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Get Those Public Affairs Students Out of Class

The views expressed are those of the author and do not necessarily reflect the views of ASPA as an organization.

By Laila El Baradei
April 7, 2023

If you want to offer quality education to public affairs students, you have to take them out from confines of the classroom as often as you can. We learn a lot in class, and we engage in active and interactive learning; however, there is nothing like physically moving out of the classroom to enhance and enrich the learning process. The benefits are compounded when you make not only local visits, but also international study tours. This article clearly advocates for organizing more international study tours for public affairs students.

One way to advocate for more international study tours is to showcase some of the unique insights and lessons learned through personally being involved over the years in organizing international study tours for public affairs students, along with a recap of some of the exciting insights captured. First, the study tours I am referring to usually involved traveling to another country, with a select group of around twenty students, for an average of 8-10 days, during which an intensive lineup of visits to government agencies, academic institutions, civil society organizations, research centers and think tanks was scheduled. Over the years, I led ten different such study tours from Egypt. We visited the United States a couple of times, plus France, South Africa, Singapore, China, Lebanon, Qatar, Morocco and Turkey. Each time the study tour provided a great learning experience for the participants.

To maximize the benefits from the study tours, we carried out a lot of preparatory work. We start by making sure that the participants were keen on benefiting and learning from the experience by asking them to draft motivational letters elaborating on how they envisioned they would benefit from the study tour. Some emphasized how the visit would help them with their thesis writing if they were doing comparative studies, such as delving into the experience of the AK political party in Turkey for a thesis about governance of political parties, checking the management of burn treatment hospitals in China, reflecting on the experience of South Africa following the end of the Apartheid era and the Truth and Reconciliation efforts or figuring out the role of the U.S. Government Accountability Office. Next, after we were done recruiting participants, a lot of effort went into developing the visit schedule, capitalizing on our network of contacts and acquaintances and links to embassies in Egypt that could help with the scheduling. A third crucial preparatory step was organizing an Orientation Session to all participants to give them some overall guidance regarding the ‘values’ to be adhered to throughout the trip. The list of values always covered flexibility, compromise, punctuality and collegiality. Topping the list, the value that was emphasized more than anything else was always ‘resilience’. We informed participants that when traveling as a group, there will always be challenges and that the most important thing is to be able to overcome these challenges and bounce back with more power. In all our study tours over the years, hurdles always required us to remember the ‘resilience’ value. From a bus that broke down for three hours on a desert road in Morocco, to a participant who got lost in the Water City in Shanghai, China, to graduate students finding it difficult to climb onto bunk beds in the dorms in Singapore; the list goes on. All those hurdles metamorphosed later into fond memories.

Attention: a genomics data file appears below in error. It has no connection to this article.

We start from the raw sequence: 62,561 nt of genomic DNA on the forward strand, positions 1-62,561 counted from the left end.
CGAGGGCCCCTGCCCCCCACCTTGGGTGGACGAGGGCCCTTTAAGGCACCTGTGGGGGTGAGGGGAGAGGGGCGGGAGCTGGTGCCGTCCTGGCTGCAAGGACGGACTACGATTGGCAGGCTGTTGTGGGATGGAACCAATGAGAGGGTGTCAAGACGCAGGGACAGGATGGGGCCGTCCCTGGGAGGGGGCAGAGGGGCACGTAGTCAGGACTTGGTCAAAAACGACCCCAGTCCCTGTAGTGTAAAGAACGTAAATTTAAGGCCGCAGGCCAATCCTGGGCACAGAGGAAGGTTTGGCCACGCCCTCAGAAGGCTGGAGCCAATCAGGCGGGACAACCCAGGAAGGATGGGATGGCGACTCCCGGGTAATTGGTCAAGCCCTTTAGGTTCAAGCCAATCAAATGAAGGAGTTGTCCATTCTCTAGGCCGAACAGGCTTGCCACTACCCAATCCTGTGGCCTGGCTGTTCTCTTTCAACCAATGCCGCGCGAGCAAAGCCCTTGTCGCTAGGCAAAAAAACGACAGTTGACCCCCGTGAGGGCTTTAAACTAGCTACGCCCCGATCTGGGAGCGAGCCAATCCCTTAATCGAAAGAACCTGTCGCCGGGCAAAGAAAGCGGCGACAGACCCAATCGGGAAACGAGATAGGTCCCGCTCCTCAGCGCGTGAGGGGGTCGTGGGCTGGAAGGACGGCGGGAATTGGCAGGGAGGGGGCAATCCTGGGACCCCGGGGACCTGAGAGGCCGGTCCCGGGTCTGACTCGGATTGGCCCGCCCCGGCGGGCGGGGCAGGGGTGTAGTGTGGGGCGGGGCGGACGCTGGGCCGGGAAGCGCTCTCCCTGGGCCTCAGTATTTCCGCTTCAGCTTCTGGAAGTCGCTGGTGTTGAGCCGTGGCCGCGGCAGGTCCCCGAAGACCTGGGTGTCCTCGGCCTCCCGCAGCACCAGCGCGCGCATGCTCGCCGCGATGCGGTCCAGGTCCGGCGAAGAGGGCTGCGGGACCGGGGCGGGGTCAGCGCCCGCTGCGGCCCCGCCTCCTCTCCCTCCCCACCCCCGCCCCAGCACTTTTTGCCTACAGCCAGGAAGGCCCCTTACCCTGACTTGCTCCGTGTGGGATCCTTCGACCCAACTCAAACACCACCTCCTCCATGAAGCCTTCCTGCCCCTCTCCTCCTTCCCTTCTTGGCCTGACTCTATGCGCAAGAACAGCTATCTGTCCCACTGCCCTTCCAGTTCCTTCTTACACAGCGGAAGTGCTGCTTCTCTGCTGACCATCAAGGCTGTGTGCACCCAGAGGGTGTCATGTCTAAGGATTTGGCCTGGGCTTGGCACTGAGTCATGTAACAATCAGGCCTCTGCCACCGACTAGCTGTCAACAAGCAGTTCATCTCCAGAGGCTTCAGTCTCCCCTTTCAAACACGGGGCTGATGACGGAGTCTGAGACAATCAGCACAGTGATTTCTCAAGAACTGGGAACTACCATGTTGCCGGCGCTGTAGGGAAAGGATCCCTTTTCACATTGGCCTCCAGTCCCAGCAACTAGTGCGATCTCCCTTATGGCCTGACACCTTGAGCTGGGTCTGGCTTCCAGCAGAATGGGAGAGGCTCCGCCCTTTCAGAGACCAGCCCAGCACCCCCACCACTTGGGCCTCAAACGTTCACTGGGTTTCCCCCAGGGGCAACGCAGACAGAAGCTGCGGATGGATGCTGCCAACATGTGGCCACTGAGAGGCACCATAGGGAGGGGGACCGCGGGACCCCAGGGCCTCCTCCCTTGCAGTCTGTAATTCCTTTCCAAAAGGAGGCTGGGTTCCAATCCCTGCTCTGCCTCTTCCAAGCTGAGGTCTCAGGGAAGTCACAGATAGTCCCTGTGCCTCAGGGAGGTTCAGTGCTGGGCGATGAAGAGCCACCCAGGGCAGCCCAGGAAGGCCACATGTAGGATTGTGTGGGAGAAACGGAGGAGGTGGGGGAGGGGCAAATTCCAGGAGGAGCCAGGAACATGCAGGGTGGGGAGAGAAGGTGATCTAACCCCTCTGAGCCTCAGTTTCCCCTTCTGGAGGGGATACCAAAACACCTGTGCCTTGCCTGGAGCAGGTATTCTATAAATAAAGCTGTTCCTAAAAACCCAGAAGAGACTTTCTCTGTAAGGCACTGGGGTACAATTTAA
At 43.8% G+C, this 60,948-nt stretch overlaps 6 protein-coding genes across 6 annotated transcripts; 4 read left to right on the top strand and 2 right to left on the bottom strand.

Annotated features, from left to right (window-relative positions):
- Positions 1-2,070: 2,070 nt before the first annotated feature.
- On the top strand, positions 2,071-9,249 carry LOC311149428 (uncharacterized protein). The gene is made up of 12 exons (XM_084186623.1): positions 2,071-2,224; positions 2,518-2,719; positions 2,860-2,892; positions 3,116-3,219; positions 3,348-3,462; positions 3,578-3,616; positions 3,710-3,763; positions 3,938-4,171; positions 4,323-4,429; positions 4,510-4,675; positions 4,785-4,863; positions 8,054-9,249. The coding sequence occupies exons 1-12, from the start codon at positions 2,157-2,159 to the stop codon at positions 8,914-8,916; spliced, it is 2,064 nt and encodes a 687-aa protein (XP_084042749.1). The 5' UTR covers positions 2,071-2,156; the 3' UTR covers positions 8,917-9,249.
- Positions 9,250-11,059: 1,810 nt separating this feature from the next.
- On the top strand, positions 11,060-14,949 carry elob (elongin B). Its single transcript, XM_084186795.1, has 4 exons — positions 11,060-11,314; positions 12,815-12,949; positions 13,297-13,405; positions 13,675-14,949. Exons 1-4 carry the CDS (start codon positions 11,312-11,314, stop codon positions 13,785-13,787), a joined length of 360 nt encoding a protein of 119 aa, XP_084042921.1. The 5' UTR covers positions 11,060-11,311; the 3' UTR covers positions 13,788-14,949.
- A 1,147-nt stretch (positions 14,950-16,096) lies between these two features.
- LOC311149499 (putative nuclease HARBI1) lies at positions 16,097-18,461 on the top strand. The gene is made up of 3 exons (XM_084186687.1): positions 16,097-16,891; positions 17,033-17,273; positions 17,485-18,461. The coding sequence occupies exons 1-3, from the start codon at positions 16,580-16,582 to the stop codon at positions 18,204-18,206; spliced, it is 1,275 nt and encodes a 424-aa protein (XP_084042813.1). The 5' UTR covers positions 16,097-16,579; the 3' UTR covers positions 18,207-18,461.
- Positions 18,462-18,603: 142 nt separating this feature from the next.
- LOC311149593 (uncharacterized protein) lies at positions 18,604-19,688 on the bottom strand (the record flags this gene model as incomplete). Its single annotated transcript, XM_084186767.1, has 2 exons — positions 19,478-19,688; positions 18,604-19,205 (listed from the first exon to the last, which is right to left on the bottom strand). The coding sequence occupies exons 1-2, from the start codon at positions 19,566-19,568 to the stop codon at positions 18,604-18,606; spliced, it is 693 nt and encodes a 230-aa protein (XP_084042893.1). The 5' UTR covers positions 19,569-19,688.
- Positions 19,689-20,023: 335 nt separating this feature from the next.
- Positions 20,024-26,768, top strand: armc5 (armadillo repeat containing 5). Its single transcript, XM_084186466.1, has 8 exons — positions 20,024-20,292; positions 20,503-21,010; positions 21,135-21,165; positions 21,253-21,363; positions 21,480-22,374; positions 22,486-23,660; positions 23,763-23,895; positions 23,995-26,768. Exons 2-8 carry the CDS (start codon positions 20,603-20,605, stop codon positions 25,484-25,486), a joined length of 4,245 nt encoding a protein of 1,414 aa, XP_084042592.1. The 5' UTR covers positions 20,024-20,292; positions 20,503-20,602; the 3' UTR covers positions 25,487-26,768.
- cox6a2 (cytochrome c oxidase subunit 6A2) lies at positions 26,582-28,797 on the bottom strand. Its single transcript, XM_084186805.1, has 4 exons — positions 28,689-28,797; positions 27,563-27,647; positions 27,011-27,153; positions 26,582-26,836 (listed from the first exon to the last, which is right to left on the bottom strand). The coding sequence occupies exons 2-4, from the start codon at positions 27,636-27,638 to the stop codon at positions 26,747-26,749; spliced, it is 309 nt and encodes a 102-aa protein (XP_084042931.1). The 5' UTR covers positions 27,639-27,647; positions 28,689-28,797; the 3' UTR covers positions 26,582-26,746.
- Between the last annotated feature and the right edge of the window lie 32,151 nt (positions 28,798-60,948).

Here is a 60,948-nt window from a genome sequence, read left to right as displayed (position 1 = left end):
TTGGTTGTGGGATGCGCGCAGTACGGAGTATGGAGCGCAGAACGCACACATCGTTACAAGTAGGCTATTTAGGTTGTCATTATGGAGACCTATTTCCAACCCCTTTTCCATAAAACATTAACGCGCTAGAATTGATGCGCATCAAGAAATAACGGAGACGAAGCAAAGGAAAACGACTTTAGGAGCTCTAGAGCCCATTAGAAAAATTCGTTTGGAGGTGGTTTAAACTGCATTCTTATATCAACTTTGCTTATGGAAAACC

There is no space to collate all the lessons and insights graduate students came back with from these diverse study tours. What is listed are some captured eye-openers worthy of further contemplation:

  • No wrong door policy in Singapore: where citizens can get information about requested public services, if they approach any public organization, even if it is not the concerned organization;
  • Role of the Government Accountability Office in the United States in not only checking the financial performance of government organizations, but also in giving feedback on how to enhance performance;
  • Open prisons in Turkey where criminals are trained on culinary skills and serve the highest quality five-course meals, including the best hot Turkish dessert, ‘konafa’;
  • High level power difference between students and professors in China and how the Peking University Arabic Literature department speaks proper classical Arabic better than any native speaker;
  • Moroccan government’s proactive measures implemented in the wake of the Arab Spring that helped them avoid any potential citizens’ dissidence;
  • The Crisis management unit at the French Ministry of Foreign Affairs with colored global maps depicting levels of perceived safety;
  • The South African Constitutional Court with transparent glass windows to enable maximum transparency.

These were but a few insights that you cannot easily get inside the classroom, and if you do, you will most likely forget, but if you see them for yourself, the memory and the knowledge stays. More importantly, they make for excellent conversation starters and research options.

Author: Laila El Baradei, Ph.D. is a Professor of Public Administration at the American University in Cairo, Egypt. She is a regular contributor to PA Times Online. Email: [email protected] Twitter: @Egyptianwoman

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